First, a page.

In February, the Federal Election Commission deadlocked on taking action against right-wing filmmaker Joel Gilbert for failing to disclose how much he spent manufacturing and mailing what he claimed was millions of DVD copies of his anti-Obama documentary "Dreams From My Real Father" to voters in several swing states before the 2012 presidential election, meaning that no action against him would take place. An FEC general counsel's report declared that Gilbert's film qualified as a legitimate media action and was not an independent political expenditure subject to financial disclosure.
Despite winning his case, Gilbert knew exactly what to do to capitalize on it: run to the right-wing media and cry persecution.
WorldNetDaily's Jerome Corsi -- a longtime promoter of Gilbert who really should know better, given how he repeated a separate Gilbert claim about Obama's wedding ring that was so wrong even Corsi's fellow birthers felt obliged to debunk it -- was more than happy to oblige Gilbert's persecution complex, and he played it up accordingly:
The Federal Election Commission complaint against the free distribution of his 2012 anti-Obama film was a "dangerous development" threatening free speech, filmmaker Joel Gilbert told WND after the three Democrats on the six-member panel were prevented from punishing him.
In a case spotlighting regulation of conservative media, the three Democrats on the FEC alleged Gilbert violated reporting rules when he mailed out DVDs of his movie, "Dreams from My Real Father: A Story of Reds and Deception," during the 2012 election campaign.
"This is a dangerous development; free speech is literally hanging in the balance," Gilbert said of the Democrats' attempt to punish him. "It's a harbinger of the intolerant suppression of First Amendment rights we should fear if Hillary Clinton or Bernie Sanders should win the White House."
Gilbert said the punishments could have included heavy fines, restrictions on his speech and even referral to the Justice Department for criminal prosecution.
He predicted a "dire future" for conservatives if a Democrat wins the White House this fall.
"If the make-up of the Federal Election Commission is changed because a Democrat wins the presidency and appoints one more Democrat than Republican to the commission, we face a dire future in which only political speech favorable to far-left agenda will be tolerated in America," Gilbert said.
"All conservative opinion, whether expressed in documentary films, shown on television or the Internet, or broadcast over radio may be subject to criminal penalties," he said.
The Washington Examiner's Paul Bedard joined in with a piece that also dutifully repeated Gilbert's persecution narrative. Bedard's article was reprinted on the Fox News website.
Actually, the only real "punishment" Gilbert might have faced was having to disclose how much he spent to promote his film and possibly where that money came from, and having to pay any fines for not filing the paperwork originally. And it's clear Gilbert wants to keep that information a secret.
Also, the last time we checked, falsehoods are not protected by the First Amendment, and those are found in abundance in "Dreams From My Real Father."
The headline claim of Gilbert's film is that Barack Obama's real father is, in Corsi's words, "the late Communist Party USA propagandist Frank Marshall Davis." That's an argument so fallacious that even the far-right website American Thinker shot that down, dismissing Gilbert as a "hoaxster."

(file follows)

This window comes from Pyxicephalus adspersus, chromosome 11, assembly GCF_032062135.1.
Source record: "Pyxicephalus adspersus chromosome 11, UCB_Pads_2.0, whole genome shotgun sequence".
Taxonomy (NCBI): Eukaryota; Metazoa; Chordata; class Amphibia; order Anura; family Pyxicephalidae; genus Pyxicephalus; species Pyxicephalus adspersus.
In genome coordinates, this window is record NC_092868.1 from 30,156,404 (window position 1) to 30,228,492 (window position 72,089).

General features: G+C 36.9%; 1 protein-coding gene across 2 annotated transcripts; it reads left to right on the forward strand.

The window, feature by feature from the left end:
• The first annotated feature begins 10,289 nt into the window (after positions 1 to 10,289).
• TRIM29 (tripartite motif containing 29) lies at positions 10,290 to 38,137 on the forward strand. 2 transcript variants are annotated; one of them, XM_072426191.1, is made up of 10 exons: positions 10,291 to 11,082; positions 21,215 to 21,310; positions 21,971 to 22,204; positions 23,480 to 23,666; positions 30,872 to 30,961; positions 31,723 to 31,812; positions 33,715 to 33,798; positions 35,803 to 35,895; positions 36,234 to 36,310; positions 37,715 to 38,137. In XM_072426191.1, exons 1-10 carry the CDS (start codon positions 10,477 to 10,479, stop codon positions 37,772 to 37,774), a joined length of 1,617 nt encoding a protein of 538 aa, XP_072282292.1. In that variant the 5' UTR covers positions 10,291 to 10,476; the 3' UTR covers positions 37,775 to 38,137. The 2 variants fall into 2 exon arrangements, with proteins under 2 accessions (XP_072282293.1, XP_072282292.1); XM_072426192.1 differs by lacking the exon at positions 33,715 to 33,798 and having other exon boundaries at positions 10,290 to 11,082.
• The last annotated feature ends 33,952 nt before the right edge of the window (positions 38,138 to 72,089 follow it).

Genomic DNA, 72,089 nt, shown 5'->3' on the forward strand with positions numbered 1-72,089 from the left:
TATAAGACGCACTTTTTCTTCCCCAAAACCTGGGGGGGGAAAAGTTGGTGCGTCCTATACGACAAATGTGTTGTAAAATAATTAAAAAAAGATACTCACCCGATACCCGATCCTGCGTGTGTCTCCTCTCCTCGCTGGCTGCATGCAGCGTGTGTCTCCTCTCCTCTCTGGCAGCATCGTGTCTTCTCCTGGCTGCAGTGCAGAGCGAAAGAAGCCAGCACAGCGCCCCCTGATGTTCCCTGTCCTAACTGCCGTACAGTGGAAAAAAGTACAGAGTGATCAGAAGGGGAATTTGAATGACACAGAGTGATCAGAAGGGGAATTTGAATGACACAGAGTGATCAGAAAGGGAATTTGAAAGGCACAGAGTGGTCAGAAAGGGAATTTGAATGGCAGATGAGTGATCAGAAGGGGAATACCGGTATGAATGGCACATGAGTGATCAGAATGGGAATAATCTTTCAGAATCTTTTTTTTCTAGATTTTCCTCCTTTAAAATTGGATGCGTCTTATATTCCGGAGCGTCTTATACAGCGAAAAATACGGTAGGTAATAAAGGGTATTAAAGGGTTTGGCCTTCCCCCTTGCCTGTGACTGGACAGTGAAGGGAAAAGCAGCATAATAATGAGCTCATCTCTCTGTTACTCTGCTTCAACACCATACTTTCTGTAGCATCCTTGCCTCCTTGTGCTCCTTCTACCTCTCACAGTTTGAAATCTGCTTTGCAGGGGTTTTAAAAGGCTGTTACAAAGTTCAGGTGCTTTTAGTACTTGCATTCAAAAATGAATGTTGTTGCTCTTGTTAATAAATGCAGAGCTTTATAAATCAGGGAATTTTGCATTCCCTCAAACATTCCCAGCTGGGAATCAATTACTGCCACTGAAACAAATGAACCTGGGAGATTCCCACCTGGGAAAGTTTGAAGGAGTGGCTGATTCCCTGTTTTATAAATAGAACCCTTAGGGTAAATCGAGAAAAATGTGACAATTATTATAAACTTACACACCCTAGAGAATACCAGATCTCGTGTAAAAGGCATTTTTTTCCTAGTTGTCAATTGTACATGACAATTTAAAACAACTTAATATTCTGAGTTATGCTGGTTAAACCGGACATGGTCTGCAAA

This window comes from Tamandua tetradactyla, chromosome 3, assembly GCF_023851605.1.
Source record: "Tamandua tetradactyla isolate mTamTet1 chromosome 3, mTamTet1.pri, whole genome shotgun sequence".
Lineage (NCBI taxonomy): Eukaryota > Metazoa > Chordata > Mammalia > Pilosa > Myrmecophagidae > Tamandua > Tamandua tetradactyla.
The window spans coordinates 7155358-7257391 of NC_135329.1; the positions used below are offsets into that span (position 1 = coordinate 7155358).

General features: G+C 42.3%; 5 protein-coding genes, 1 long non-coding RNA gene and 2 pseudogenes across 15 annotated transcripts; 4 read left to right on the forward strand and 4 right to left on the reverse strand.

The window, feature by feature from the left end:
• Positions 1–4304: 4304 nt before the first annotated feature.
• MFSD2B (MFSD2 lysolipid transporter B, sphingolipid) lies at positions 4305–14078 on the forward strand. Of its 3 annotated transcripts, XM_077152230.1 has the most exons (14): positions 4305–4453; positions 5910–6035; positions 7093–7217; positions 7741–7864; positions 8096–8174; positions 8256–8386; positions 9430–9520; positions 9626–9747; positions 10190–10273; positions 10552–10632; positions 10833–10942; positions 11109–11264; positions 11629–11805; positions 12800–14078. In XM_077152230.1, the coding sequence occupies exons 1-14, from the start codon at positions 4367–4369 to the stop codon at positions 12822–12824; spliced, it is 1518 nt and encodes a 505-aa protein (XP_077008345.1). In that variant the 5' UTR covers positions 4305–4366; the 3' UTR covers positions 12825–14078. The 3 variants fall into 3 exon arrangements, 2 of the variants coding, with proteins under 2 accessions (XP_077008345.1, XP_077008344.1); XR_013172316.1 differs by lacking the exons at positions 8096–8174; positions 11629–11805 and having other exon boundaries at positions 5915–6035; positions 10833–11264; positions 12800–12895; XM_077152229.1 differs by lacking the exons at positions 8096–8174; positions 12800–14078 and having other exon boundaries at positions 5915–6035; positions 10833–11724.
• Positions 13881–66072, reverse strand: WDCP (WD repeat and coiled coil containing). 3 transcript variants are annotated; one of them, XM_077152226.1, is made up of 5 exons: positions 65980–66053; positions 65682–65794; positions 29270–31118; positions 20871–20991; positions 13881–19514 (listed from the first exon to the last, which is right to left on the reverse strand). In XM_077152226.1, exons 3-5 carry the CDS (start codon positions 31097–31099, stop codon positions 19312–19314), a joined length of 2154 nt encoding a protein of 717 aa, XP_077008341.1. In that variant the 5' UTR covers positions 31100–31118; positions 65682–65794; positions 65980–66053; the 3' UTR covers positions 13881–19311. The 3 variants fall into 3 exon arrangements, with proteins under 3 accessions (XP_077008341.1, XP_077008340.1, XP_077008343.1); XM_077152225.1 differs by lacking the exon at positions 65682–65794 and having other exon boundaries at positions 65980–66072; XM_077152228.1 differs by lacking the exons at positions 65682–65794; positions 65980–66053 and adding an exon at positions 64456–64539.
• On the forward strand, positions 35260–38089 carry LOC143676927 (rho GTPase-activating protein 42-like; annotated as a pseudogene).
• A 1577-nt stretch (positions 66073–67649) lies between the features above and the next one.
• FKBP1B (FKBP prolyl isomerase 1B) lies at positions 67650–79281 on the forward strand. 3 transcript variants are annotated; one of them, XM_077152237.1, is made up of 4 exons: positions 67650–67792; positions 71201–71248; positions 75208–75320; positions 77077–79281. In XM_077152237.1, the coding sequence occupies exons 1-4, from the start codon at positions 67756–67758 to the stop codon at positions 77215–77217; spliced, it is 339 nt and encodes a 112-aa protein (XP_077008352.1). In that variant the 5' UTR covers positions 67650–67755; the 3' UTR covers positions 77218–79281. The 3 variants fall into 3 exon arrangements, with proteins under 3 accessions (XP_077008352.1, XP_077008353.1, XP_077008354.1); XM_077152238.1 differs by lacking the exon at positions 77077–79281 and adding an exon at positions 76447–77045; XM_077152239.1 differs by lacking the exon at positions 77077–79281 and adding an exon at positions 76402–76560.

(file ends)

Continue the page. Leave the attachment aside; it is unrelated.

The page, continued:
Gilbert also asserted in the film that Obama's mother, Ann Dunham, posed in nude photos taken by Davis and published in erotic magazines of the time. Attorney Loren Collins (who filed the FEC complaint against Gilbert) demonstrated that the photos Gilbert claimed were of Dunham could not possibly have been her.
Gilbert clearly knows this claim is false because as Collins debunked it, Gilbert adjusted the promotion of his film to paper over the falsehood.
As far as I know, Gilbert has never publicly denied the falsehoods in his film. In one response to the FEC investigation, his lawyers complained that Collins questioned the film's accuracy but do not defend the film.
Gilbert is nobody's definition of a journalist -- he's a charlatan and a propagandist. As Collins has also noted, Gilbert made other so-called documentaries -- claiming, among other things, that Paul McCartney is dead and Elvis is alive -- that he once promoted as legitimate, serious efforts but now calls "mockumentaries." That seems to be the path "Dreams From My Real Father" is headed.
Curiously, Gilbert or his financial backers were able to marshal some high-powered legal help to battle the FEC. Gilbert's original response to the complaint was submitted by Cleta Mitchell, a conservative activist and election law specialist. Another response was submited by Eric Lycan, whose record includes serving as counsel for Mitch McConnell's last re-election campaign and is current treasurer for a pro-Ted Cruz super PAC. We doubt that the legal assistance of Mitchell and Lycan does not come cheap.
Interesting that a purported documentarian claiming to work independently of any political campaign was able to come up with such heavy hitters in the mainstream conservative movement to defend him.
Of course, if I was financing such a sleazy and lie-filled propaganda piece like "Dreams From My Real Father," I'd be paying big money to keep people from finding that out as well.